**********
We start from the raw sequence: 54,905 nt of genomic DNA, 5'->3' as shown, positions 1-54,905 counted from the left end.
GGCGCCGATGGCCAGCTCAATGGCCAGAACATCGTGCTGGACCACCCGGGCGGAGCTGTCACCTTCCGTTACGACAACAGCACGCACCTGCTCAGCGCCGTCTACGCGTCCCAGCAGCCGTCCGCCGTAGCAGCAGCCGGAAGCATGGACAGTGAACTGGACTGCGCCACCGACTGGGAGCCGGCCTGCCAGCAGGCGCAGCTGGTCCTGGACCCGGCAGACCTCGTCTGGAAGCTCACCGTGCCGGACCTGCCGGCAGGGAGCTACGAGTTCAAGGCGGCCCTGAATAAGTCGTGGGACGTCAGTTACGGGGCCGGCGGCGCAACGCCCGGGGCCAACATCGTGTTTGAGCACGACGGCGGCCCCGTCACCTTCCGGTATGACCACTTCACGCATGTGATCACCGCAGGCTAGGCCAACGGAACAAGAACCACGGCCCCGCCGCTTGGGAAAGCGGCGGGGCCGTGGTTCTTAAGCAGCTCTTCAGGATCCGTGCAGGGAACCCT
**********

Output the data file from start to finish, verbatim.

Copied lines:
We start from the raw sequence: 54,905 nt of genomic DNA, 5'->3' as shown, positions 1-54,905 counted from the left end.
GGCGCCGATGGCCAGCTCAATGGCCAGAACATCGTGCTGGACCACCCGGGCGGAGCTGTCACCTTCCGTTACGACAACAGCACGCACCTGCTCAGCGCCGTCTACGCGTCCCAGCAGCCGTCCGCCGTAGCAGCAGCCGGAAGCATGGACAGTGAACTGGACTGCGCCACCGACTGGGAGCCGGCCTGCCAGCAGGCGCAGCTGGTCCTGGACCCGGCAGACCTCGTCTGGAAGCTCACCGTGCCGGACCTGCCGGCAGGGAGCTACGAGTTCAAGGCGGCCCTGAATAAGTCGTGGGACGTCAGTTACGGGGCCGGCGGCGCAACGCCCGGGGCCAACATCGTGTTTGAGCACGACGGCGGCCCCGTCACCTTCCGGTATGACCACTTCACGCATGTGATCACCGCAGGCTAGGCCAACGGAACAAGAACCACGGCCCCGCCGCTTGGGAAAGCGGCGGGGCCGTGGTTCTTAAGCAGCTCTTCAGGATCCGTGCAGGGAACCCT